Daytona Beach Bike Week (also called Daytona Bike Week,) is a 10-day motorcycle rally held annually in Daytona Beach, Florida. It’s usually held the first full week of March and is one of the most popular and one of the largest motorcycle rallies in the United States. The festivities at the special event include motorcycle racing, concerts, street festivities and parties. Approximately 500,000 people attend Daytona Beach Bike Week each year.

The Daytona Beach Bike Week rally began as part of the Daytona 200 race on in January of 1937. This first race was a 3.2 miles (5.1 km) beach and pavement course, and won by Ed Kretz from California. Mr. Kretz was riding an Indian motorcycle with an average speed of 73.34 mph (118.03 km/h). The annual Daytona 200 took a break from 1942 to 1947 due to World War II. During these years, however, an “unofficial” event was still taking place and was commonly called Bike Week. After the war ended, Bike Week continued and in 1947, the official Daytona 200 race also resumed. The event and rally was promoted by “Big Bill” France, the co-founder of NASCAR and gained in popularity. Today, the Daytona International Speedway still promotes the Daytona 200, as well as the entire Bike Week races and festivities. This includes the very popular Daytona Supercross.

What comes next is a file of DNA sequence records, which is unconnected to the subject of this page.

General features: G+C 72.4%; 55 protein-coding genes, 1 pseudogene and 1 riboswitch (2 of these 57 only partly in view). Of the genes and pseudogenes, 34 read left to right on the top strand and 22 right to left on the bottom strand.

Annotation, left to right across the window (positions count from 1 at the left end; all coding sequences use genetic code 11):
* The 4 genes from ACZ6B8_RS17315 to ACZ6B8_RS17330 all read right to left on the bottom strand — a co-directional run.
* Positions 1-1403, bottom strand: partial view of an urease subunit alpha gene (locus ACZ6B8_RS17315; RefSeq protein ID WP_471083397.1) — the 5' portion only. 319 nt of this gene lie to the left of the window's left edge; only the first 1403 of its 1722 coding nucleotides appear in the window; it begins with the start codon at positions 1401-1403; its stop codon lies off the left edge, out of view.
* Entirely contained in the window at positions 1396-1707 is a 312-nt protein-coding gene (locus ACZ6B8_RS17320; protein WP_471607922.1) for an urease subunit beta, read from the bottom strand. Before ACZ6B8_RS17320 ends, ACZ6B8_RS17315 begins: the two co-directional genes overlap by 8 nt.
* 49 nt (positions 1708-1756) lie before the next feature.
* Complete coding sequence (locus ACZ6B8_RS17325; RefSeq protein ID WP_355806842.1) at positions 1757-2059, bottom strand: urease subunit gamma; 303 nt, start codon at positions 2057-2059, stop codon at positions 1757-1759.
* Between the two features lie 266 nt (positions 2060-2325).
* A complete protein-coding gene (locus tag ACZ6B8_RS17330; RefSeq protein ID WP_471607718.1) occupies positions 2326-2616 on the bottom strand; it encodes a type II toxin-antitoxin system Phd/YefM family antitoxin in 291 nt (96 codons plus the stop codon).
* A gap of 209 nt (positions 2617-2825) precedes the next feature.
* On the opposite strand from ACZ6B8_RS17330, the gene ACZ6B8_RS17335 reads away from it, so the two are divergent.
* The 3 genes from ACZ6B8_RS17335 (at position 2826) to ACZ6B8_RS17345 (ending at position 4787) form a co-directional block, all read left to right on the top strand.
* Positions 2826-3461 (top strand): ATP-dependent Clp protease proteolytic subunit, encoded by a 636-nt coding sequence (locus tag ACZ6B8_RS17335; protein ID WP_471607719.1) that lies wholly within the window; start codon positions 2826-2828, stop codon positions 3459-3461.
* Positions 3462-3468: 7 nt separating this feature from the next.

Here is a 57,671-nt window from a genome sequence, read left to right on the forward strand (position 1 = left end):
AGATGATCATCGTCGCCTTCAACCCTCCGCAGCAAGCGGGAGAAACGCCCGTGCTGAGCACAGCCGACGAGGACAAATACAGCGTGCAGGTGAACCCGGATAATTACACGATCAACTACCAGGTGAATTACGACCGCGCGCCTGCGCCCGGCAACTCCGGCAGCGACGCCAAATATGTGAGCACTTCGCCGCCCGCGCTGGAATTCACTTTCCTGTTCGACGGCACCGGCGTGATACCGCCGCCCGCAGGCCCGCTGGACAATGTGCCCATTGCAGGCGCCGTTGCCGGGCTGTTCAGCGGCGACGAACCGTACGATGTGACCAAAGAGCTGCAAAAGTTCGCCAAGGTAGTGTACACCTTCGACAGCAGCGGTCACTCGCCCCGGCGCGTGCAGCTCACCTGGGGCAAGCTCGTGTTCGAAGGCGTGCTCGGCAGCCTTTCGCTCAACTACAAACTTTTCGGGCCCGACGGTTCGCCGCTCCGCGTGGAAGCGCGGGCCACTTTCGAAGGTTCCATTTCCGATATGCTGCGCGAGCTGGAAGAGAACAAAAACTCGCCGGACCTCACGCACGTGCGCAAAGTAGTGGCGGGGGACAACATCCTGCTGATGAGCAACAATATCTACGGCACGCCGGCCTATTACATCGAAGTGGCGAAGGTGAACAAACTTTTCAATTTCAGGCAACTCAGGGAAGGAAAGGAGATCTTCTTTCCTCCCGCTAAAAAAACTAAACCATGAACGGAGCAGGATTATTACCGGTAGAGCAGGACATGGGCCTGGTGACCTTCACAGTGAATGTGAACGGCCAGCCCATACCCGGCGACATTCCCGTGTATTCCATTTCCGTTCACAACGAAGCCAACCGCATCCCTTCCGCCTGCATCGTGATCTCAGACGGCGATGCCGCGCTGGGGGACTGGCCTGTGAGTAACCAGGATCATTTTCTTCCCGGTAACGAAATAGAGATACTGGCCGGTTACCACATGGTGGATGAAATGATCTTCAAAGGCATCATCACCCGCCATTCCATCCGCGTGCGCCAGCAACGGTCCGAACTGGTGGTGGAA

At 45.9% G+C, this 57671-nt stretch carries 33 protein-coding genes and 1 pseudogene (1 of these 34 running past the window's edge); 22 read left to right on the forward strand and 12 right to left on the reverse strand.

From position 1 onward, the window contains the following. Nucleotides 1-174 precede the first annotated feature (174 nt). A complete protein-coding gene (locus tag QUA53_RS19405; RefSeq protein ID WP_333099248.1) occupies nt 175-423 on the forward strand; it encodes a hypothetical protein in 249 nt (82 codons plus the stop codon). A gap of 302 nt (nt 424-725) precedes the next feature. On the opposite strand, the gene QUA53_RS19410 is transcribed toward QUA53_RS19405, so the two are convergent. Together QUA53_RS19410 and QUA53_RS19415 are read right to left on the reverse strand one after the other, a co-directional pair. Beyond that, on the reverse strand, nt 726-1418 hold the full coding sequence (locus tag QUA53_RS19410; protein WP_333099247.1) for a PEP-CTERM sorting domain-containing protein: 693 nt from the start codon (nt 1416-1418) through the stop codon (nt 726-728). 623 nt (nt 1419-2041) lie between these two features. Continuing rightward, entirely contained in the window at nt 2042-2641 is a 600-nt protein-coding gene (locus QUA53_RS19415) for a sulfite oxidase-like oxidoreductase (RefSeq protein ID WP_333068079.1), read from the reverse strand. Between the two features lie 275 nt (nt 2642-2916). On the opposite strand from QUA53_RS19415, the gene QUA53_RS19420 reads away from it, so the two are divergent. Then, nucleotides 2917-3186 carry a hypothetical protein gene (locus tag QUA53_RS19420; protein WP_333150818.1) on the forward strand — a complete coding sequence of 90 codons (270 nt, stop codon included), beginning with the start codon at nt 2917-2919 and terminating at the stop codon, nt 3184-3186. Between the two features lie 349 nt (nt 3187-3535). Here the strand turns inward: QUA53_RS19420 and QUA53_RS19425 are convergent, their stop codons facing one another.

In October, there is a second motorcycle festival in Daytona Beach called Biketoberfest. This event began in 1991 and is usually held the weekend immediately following Columbus Day. It attracts nearly 125,000 motorcycle enthusiasts from all over the United States and Canada for a weekend of races, charity rides, street festivals, rallies, live music and other fun activities. Both Bike Week and Biketoberfest include a chance to ride the Ormond Scenic Loop and Trail, or simply called “The Loop” by motorcycle enthusiasts. It’s a dream ride that begins at the foot of Granada Bridge in Ormond Beach and goes north through a canopy of trees, along the Intracoastal Waterway (the Halifax River.) The winding roads and leisurely ride give riders a chance to enjoy Florida’s natural beauty. There are lots of places along the way to stop and rest and enjoy the countryside. It also passes Ormond Park, where the Fairchild Oak stands, which is one of Florida’s oldest living oak trees. The Loop is approximately 22 miles long.


 
 
 

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